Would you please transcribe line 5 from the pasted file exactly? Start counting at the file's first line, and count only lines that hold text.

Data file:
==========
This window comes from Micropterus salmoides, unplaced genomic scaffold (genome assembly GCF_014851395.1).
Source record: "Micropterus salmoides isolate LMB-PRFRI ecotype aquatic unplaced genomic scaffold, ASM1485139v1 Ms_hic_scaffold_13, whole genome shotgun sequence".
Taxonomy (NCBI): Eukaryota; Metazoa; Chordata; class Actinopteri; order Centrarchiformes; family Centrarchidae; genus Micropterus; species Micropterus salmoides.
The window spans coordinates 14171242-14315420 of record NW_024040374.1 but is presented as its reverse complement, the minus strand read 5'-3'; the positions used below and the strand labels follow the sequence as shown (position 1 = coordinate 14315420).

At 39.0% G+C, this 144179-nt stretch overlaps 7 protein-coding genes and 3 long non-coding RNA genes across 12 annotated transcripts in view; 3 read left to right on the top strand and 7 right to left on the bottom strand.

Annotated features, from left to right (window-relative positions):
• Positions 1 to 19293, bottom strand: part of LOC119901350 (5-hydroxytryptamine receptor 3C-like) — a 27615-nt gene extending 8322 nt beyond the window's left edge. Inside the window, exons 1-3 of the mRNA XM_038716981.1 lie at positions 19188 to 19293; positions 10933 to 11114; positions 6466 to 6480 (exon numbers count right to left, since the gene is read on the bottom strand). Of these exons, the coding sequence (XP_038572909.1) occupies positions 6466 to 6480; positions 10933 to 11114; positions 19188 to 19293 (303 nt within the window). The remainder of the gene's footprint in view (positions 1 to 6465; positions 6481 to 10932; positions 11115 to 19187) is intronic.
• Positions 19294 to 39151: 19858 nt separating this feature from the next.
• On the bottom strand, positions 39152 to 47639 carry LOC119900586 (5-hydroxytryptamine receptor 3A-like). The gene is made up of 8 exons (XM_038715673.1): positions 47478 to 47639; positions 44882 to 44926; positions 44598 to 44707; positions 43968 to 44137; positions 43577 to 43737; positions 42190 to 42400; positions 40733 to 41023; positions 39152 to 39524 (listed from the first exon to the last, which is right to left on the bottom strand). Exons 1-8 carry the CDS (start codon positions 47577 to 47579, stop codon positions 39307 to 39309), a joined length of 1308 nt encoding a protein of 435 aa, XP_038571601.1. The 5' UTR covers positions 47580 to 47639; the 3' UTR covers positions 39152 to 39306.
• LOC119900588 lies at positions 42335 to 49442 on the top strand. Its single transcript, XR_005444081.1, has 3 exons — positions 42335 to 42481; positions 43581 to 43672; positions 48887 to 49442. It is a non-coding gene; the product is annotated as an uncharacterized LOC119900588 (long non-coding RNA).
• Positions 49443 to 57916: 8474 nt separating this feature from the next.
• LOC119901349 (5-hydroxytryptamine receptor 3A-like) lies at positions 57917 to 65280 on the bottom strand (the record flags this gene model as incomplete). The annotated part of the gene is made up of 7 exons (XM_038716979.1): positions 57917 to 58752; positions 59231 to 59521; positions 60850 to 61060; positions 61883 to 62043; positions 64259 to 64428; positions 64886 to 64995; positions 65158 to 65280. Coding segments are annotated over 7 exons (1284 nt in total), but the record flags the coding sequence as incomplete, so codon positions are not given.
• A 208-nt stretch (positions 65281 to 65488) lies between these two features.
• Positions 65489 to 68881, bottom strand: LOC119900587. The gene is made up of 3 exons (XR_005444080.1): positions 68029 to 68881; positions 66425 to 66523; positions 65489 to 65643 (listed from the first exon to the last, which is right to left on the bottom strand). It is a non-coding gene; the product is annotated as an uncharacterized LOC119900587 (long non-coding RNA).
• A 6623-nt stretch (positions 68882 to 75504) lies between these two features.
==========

At 39.0% G+C, this 144179-nt stretch overlaps 7 protein-coding genes and 3 long non-coding RNA genes across 12 annotated transcripts in view; 3 read left to right on the top strand and 7 right to left on the bottom strand.